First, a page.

The most common objection to the Quantitative Analysis videos was their length. So I encouraged the students to watch the videos at 1.5x or 2x speed (a simple fix), and many were satisfied. However, when recently preparing lecture videos of all second-semester general chemistry PowerPoints, I decided to keep them to 20 min. This was accomplished by being more efficient with my script and having all of my annotations prepared ahead of time. These videos will be used for the first time fall 2014. Wish me the best!

 

I plan to continue experimenting with a blend of ideas. I will continue with the "flipped" format for a while, but I don't believe I will ever completely leave the lecture.

 

[Originally Posted Sept 18, 2014]

 

This year, I’ve spent a huge amount of time developing video content for my classes.  So far, I’ve done a tablet-only video style, using a skeletal PowerPoint presentation, which is annotated with a tablet as I narrate.  This works well for presenting information cleanly and concisely - but it’s boring.  I’m continuing to ponder how I can improve my format to be more engaging and effective.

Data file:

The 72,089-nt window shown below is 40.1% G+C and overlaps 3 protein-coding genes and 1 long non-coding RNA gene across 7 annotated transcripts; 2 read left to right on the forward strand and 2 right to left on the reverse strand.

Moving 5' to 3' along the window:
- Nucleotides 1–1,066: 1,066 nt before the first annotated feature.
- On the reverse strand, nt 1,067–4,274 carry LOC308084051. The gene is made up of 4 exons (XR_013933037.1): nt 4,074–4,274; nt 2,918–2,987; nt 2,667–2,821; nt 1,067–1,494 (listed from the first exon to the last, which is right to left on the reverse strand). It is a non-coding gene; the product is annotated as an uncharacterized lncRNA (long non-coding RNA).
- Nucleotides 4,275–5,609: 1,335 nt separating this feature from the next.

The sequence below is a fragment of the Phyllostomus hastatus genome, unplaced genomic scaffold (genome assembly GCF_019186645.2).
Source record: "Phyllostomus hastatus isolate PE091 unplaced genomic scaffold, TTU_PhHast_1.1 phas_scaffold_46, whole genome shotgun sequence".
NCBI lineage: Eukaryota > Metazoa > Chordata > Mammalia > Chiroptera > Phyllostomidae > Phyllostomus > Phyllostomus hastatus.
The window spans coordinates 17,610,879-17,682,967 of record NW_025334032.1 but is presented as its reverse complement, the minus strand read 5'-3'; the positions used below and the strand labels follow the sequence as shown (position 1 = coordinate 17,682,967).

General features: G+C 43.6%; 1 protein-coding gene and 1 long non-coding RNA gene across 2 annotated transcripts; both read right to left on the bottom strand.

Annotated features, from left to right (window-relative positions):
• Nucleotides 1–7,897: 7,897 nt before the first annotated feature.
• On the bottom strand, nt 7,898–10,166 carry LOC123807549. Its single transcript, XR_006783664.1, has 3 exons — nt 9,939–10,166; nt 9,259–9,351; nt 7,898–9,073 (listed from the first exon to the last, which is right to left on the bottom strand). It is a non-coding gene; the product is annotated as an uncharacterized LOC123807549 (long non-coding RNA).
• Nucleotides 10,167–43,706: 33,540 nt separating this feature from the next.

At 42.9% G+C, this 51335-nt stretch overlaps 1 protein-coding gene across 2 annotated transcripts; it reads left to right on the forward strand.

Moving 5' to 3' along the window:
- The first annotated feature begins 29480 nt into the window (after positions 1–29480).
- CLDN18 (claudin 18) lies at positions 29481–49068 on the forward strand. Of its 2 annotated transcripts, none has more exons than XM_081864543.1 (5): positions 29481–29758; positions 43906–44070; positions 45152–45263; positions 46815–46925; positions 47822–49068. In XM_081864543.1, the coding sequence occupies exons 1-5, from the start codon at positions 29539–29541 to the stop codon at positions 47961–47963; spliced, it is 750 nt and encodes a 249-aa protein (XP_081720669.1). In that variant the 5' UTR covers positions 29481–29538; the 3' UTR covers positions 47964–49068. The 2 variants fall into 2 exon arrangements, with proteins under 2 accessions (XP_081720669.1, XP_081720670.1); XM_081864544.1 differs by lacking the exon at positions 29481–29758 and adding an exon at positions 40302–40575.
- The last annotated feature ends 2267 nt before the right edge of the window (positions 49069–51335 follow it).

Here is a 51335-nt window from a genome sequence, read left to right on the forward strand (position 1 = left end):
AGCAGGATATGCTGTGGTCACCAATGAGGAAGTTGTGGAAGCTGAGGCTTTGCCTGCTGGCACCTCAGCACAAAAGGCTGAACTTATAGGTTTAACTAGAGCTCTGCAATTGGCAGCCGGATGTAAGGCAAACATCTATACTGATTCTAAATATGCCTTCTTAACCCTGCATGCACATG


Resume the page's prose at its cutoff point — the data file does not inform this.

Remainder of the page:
To be honest, I really love standing in front of a class, communicating an idea.  I like reading student’s faces to see if  they’re with me.  I like the spontaneous, lively, and  sometimes very funny twists that a discussion can take.  I love dropping a quick joke when things are lagging, and bringing people back together.

 

So, how can we capture (or at least imitate) the interactivity and engagement of a face-to-face lecture in a video format?  Fortunately, this is not without precedent:  The television industry has been experimenting with delivery formats for seventy-plus years, and success in TV is all about engagement.  As I think about connecting with an audience and/or communicating information, here are a few that I find particularly effective:

 

  1.  The Nightly News.  The anchor creates a personal connection (think Walter Cronkite, P
    eter Jennings, or Katie Couric), but there is usually a screen with key information that is overlaid, and then a cut to a narration-and-footage story.
  2.  The Blue Collar Comedy Tour.   One of the keys to any stand-up production is that it’s recorded in front of a live audience.  The camera always  pans to show the audience laughing and engaged, and the viewer is caught up in the feeling of sitting in the audience.  The million-plus hits on Bill Engvall’s Dork Fish bit on YouTube testifies to its effectiveness.